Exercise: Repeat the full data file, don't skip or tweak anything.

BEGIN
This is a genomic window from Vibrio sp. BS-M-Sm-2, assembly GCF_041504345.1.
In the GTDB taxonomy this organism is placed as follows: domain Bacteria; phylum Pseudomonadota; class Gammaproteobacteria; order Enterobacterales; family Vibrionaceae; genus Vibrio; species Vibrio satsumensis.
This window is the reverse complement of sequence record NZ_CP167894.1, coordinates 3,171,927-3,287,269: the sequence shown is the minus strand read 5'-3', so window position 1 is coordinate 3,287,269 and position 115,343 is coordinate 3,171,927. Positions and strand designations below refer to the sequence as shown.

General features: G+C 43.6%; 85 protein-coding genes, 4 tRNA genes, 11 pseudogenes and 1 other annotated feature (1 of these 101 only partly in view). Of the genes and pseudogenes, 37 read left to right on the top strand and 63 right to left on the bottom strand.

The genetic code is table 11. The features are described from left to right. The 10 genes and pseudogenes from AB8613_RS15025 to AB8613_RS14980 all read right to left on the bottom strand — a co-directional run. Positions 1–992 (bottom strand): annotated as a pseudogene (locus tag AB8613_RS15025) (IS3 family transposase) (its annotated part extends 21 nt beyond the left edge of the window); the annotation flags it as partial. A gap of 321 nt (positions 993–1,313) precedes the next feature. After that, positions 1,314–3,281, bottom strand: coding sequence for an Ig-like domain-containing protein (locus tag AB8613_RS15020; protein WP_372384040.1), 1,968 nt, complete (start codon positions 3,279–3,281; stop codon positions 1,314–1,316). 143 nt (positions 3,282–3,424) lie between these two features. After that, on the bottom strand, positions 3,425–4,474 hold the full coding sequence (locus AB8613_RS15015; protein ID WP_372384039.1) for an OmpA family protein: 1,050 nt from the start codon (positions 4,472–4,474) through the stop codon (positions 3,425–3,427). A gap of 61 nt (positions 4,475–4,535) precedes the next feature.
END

This is a genomic window from Vibrio sp. BS-M-Sm-2, assembly GCF_041504345.1.
In the GTDB taxonomy this organism is placed as follows: domain Bacteria; phylum Pseudomonadota; class Gammaproteobacteria; order Enterobacterales; family Vibrionaceae; genus Vibrio; species Vibrio satsumensis.
This window is the reverse complement of sequence record NZ_CP167894.1, coordinates 3,171,927-3,287,269: the sequence shown is the minus strand read 5'-3', so window position 1 is coordinate 3,287,269 and position 115,343 is coordinate 3,171,927. Positions and strand designations below refer to the sequence as shown.

General features: G+C 43.6%; 85 protein-coding genes, 4 tRNA genes, 11 pseudogenes and 1 other annotated feature (1 of these 101 only partly in view). Of the genes and pseudogenes, 37 read left to right on the top strand and 63 right to left on the bottom strand.

The genetic code is table 11. The features are described from left to right. The 10 genes and pseudogenes from AB8613_RS15025 to AB8613_RS14980 all read right to left on the bottom strand — a co-directional run. Positions 1–992 (bottom strand): annotated as a pseudogene (locus tag AB8613_RS15025) (IS3 family transposase) (its annotated part extends 21 nt beyond the left edge of the window); the annotation flags it as partial. A gap of 321 nt (positions 993–1,313) precedes the next feature. After that, positions 1,314–3,281, bottom strand: coding sequence for an Ig-like domain-containing protein (locus tag AB8613_RS15020; protein WP_372384040.1), 1,968 nt, complete (start codon positions 3,279–3,281; stop codon positions 1,314–1,316). 143 nt (positions 3,282–3,424) lie between these two features. After that, on the bottom strand, positions 3,425–4,474 hold the full coding sequence (locus AB8613_RS15015; protein ID WP_372384039.1) for an OmpA family protein: 1,050 nt from the start codon (positions 4,472–4,474) through the stop codon (positions 3,425–3,427). A gap of 61 nt (positions 4,475–4,535) precedes the next feature.